I was permitted, so that I might see what was going on in the Highest Sphere. Generally the High Spirits come to us.

I wonder if I can tell you what it looked like!

[Until the case for survival is considered established, it is thought improper and unwise to relate an experience of a kind which may be imagined, in a book dealing for the most part with evidential matter. So I have omitted the description here, and the brief reported utterance which followed. I think it fair, however, to quote the record so far as it refers to the youth's own feelings, because otherwise the picture would be incomplete and one- sided, and he might appear occupied only with comparatively frivolous concerns.]

I felt exalted, purified, lifted up. I was kneeling. I couldn't stand up, I wanted to kneel.

Mother, I thrilled from head to foot. He didn't come near me, and I didn't feel I wanted to go near him. Didn't feel I ought. The Voice was like a bell. I can't tell you what he was dressed or robed in. All seemed a mixture of shining colours.

No good; can you imagine what I felt like when he put those beautiful rays on to me? I don't know what I've ever done that I should have been given that wonderful experience. I never thought of such a thing being possible, not at any rate for years, and years, and years. No one could tell what I felt, I can't explain it.

Will they understand it?

I know father and you will, but I want the others to try. I can't put it into words.

I didn't walk, I had to be taken back to Summerland, I don't know what happened to me. If you could faint with delight! Weren't those beautiful words?

I've asked if Christ will go and be seen by everybody; but was told, "Not quite in the same sense as you saw Him." I was told Christ was always in spirit on earth-a sort of projection, something like those rays, something of him in every one.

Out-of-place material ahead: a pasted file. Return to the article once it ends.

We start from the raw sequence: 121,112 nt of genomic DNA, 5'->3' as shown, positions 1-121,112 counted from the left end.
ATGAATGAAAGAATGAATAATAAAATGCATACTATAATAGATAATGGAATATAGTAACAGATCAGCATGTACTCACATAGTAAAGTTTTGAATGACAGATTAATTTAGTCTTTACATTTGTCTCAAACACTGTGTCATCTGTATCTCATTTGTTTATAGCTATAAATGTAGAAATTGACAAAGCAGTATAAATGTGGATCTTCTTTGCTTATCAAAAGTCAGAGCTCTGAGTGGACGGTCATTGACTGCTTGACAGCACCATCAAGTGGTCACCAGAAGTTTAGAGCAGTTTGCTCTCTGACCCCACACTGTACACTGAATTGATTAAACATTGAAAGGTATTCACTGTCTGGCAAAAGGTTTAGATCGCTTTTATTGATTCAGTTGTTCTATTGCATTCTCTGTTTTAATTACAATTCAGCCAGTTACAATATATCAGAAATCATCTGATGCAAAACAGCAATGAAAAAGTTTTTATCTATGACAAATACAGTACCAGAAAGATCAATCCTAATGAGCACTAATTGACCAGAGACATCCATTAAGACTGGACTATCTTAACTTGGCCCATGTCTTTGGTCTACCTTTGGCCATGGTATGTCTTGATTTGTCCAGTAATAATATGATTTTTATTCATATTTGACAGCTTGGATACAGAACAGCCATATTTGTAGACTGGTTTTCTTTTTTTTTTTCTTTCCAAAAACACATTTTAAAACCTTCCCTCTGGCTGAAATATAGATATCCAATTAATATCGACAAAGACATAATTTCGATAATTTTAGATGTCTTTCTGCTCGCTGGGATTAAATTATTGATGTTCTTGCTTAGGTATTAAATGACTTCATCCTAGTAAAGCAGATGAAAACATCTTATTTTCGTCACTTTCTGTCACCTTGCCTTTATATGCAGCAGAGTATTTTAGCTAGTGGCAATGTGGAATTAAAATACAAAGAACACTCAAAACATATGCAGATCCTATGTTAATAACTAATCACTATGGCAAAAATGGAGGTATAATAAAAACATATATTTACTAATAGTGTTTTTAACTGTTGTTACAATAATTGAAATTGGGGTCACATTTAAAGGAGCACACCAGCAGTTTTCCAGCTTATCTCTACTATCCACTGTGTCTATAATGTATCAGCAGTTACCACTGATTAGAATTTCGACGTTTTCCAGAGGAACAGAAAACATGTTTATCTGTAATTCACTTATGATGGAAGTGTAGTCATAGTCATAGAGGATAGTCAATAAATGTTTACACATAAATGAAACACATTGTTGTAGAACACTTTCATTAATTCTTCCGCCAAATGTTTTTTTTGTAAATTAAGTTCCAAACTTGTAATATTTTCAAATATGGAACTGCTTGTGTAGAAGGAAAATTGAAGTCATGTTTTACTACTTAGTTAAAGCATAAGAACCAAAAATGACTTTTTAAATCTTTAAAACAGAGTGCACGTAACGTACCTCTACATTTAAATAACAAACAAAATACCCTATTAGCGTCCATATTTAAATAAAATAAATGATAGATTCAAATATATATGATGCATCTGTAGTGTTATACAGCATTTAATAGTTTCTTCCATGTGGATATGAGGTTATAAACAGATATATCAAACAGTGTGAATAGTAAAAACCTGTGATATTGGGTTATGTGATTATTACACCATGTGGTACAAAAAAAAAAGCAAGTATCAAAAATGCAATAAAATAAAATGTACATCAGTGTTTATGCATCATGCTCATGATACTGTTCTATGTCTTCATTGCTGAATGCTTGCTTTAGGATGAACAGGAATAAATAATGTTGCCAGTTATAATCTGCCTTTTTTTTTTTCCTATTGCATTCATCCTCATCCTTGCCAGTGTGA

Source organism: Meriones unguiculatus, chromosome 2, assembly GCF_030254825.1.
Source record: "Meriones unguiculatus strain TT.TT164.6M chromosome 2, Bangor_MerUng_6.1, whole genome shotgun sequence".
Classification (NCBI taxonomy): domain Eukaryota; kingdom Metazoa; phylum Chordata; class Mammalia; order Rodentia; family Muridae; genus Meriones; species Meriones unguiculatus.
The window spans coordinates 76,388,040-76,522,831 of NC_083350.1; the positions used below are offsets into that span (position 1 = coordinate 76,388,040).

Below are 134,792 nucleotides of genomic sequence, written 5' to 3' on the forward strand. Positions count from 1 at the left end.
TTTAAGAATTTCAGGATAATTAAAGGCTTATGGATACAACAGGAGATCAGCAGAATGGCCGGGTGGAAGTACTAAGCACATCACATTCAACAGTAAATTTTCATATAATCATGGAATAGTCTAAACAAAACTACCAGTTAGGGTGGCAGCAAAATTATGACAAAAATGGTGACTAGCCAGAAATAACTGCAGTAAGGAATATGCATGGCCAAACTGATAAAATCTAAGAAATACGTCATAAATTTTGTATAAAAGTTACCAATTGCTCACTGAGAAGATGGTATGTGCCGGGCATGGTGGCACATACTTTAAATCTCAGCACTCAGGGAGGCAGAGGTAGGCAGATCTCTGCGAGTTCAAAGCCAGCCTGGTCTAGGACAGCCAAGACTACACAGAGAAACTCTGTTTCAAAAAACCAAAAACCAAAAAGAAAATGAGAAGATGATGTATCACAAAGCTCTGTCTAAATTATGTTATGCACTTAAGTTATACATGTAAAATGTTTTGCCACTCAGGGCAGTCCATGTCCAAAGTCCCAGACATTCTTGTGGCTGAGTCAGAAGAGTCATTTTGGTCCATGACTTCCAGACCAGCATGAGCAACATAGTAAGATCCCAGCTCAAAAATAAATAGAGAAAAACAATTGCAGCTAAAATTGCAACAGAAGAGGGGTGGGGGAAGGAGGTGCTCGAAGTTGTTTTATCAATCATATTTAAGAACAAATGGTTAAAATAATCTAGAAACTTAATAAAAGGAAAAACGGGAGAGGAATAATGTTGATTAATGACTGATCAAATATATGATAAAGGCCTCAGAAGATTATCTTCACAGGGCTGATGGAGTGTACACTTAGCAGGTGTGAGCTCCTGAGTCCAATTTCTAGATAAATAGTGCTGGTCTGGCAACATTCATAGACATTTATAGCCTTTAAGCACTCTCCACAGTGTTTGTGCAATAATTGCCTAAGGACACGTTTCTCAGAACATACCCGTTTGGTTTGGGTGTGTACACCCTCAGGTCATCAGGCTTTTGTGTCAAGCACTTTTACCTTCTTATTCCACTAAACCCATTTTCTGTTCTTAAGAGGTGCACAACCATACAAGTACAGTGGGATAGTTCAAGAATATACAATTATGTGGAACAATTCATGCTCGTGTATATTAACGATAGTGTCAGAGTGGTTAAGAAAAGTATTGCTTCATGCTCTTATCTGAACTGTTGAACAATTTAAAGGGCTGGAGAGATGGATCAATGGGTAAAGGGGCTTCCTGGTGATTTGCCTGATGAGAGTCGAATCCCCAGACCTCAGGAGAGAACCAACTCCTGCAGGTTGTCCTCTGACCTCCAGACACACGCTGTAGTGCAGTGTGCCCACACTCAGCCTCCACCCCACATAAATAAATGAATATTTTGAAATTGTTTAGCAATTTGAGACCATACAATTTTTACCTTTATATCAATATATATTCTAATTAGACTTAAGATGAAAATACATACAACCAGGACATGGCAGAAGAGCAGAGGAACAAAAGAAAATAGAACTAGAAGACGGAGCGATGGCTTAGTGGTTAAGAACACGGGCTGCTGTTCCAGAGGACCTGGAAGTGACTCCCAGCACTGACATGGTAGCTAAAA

People think he is a Spirit, walking about in a particular place. Christ is everywhere, not as a personality. There is a Christ, and He lives on the higher plane, and that is the one I was permitted to see.

There was more given me in that beautiful message; I can't remember it all. He said the whole of it, nearly and word for word, of what I've given you. You see from that I'm given a mission to do, helping near the earth plane. . . .

Shall I tell you why I'm so glad that is my work, given me by the Highest Authority of all!

First of all, I'm proud to do His work, no matter what it is; but the great thing is, I can be near you and father.

M.F.A.L.- If we can only be worthy!

You are both doing it, every bit you can.

M.F.A.L.- Well, I'm getting to love people more than I used to do.

I have learnt over here, that every one is not for you. If not in affinity, let them go, and be with those you do like.

Mother, will they think I'm kind of puffing myself up or humbugging? It's so wonderful, will they be able to understand that it's just Raymond that's been through this? No Sunday school.

I treasured it up to give you to-night. I put it off because I didn't know if I could give it in the right words that would make them feel like I feel -or something like. Isn't it a comfort? You and father think it well over. I didn't ask for work to be near the earth plane! I thought that things would be made right. But think of it being given me, the work I should have prayed for!

M.F.A.L.- Then you're nearer?

Much nearer! I was bound to be drawn

So beautiful to think, now I can honestly stay near the earth plane. Eventually, instead of going up by degrees, I shall take, as Feda has been promised, a jump. And when you and father come, you will be on one side, and father on the other. We shall be a while in Summerland, just to get used to conditions. He says very likely we shall be wanted to keep an eye on the others. He means brothers and sisters. I can't tell you how pleased I feel - 'pleased' is a poor word!

M.F.A.L.- About what, my dear?

About being very near the earth plane.

I've pressed on, getting used to conditions here, and yet when I went into the Presence I was overawed.

How can people . . .

It made me wish, in the few seconds I was able to think of anything, that I had led one of the purest lives imaginable. If there's any little tiny thing I've ever done, it would stand out like a mountain. I didn't have much time to think, but I did feel in that few seconds . . .

I felt when I found myself back in Summerland that I was charged with something-some wonderful power. As if I could stop rivers, move mountains; and so wonderfully glad.